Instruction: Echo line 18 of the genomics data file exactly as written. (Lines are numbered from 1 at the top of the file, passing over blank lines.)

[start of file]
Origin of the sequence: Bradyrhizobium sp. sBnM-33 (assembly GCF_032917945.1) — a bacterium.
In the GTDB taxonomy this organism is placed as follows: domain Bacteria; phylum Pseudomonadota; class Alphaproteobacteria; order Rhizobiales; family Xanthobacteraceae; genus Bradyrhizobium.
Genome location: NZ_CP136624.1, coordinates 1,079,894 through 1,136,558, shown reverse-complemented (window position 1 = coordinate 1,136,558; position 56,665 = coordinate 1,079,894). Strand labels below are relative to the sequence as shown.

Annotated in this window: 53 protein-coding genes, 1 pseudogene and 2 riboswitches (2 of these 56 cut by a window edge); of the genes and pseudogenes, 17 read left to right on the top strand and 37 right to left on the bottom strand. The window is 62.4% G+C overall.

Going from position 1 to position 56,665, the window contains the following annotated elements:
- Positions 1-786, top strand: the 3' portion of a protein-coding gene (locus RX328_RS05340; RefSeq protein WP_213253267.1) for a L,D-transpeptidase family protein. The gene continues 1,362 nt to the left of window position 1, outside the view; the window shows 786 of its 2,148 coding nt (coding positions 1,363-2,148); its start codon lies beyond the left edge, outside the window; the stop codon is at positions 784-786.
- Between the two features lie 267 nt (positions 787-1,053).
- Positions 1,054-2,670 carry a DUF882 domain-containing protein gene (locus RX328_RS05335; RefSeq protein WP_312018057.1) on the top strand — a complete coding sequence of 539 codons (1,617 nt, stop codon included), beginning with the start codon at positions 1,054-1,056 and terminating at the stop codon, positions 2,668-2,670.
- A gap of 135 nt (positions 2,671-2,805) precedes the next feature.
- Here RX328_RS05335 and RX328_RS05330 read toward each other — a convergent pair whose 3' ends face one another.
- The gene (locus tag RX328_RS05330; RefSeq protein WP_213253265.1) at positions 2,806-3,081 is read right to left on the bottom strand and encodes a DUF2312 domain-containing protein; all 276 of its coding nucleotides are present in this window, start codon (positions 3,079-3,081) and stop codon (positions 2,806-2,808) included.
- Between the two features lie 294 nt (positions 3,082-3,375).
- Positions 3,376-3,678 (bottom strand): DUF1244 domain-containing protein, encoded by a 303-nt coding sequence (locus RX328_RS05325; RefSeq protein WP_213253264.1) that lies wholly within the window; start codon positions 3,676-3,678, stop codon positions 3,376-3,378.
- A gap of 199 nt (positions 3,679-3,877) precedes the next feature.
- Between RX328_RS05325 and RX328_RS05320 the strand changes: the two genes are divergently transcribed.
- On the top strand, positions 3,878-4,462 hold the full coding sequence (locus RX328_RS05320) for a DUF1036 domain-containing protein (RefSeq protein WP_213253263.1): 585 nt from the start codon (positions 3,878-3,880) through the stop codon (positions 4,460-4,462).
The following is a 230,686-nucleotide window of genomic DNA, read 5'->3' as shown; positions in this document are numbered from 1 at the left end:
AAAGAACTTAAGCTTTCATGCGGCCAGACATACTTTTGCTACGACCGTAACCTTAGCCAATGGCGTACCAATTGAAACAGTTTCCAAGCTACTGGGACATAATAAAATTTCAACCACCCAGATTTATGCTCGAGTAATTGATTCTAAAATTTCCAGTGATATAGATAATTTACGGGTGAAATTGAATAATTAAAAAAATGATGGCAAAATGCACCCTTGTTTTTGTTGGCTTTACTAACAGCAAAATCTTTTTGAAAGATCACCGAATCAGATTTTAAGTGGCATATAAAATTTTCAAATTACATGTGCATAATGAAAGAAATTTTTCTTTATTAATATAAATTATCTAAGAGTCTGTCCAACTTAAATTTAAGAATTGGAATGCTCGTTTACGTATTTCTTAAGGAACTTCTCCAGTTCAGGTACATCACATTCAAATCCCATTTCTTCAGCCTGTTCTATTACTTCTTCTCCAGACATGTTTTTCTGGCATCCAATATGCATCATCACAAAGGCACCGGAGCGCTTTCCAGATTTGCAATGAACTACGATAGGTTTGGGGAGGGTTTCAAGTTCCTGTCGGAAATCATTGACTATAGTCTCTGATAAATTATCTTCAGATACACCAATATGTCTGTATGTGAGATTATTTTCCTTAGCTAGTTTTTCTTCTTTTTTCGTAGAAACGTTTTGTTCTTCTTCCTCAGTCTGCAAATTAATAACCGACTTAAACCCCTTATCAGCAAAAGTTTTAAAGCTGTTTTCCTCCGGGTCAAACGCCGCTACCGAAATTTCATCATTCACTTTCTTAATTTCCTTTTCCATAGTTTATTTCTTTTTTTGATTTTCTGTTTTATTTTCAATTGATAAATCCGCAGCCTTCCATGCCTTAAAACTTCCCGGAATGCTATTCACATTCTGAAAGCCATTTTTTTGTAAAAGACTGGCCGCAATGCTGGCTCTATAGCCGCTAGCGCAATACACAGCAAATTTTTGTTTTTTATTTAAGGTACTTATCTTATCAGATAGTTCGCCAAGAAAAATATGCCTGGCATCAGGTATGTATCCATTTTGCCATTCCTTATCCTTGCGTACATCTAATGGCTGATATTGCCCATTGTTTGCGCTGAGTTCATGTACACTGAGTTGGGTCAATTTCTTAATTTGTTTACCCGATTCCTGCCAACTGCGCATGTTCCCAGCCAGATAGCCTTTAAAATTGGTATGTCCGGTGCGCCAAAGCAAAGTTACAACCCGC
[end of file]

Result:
AAAGAACTTAAGCTTTCATGCGGCCAGACATACTTTTGCTACGACCGTAACCTTAGCCAATGGCGTACCAATTGAAACAGTTTCCAAGCTACTGGGACATAATAAAATTTCAACCACCCAGATTTATGCTCGAGTAATTGATTCTAAAATTTCCAGTGATATAGATAATTTACGGGTGAAATTGAATAATTAAAAAAATGATGGCAAAATGCACCCTTGTTTTTGTTGGCTTTACTAACAGCAAAATCTTTTTGAAAGATCACCGAATCAGATTTTAAGTGGCATATAAAATTTTCAAATTACATGTGCATAATGAAAGAAATTTTTCTTTATTAATATAAATTATCTAAGAGTCTGTCCAACTTAAATTTAAGAATTGGAATGCTCGTTTACGTATTTCTTAAGGAACTTCTCCAGTTCAGGTACATCACATTCAAATCCCATTTCTTCAGCCTGTTCTATTACTTCTTCTCCAGACATGTTTTTCTGGCATCCAATATGCATCATCACAAAGGCACCGGAGCGCTTTCCAGATTTGCAATGAACTACGATAGGTTTGGGGAGGGTTTCAAGTTCCTGTCGGAAATCATTGACTATAGTCTCTGATAAATTATCTTCAGATACACCAATATGTCTGTATGTGAGATTATTTTCCTTAGCTAGTTTTTCTTCTTTTTTCGTAGAAACGTTTTGTTCTTCTTCCTCAGTCTGCAAATTAATAACCGACTTAAACCCCTTATCAGCAAAAGTTTTAAAGCTGTTTTCCTCCGGGTCAAACGCCGCTACCGAAATTTCATCATTCACTTTCTTAATTTCCTTTTCCATAGTTTATTTCTTTTTTTGATTTTCTGTTTTATTTTCAATTGATAAATCCGCAGCCTTCCATGCCTTAAAACTTCCCGGAATGCTATTCACATTCTGAAAGCCATTTTTTTGTAAAAGACTGGCCGCAATGCTGGCTCTATAGCCGCTAGCGCAATACACAGCAAATTTTTGTTTTTTATTTAAGGTACTTATCTTATCAGATAGTTCGCCAAGAAAAATATGCCTGGCATCAGGTATGTATCCATTTTGCCATTCCTTATCCTTGCGTACATCTAATGGCTGATATTGCCCATTGTTTGCGCTGAGTTCATGTACACTGAGTTGGGTCAATTTCTTAATTTGTTTACCCGATTCCTGCCAACTGCGCATGTTCCCAGCCAGATAGCCTTTAAAATTGGTATGTCCGGTGCGCCAAAGCAAAGTTACAACCCGC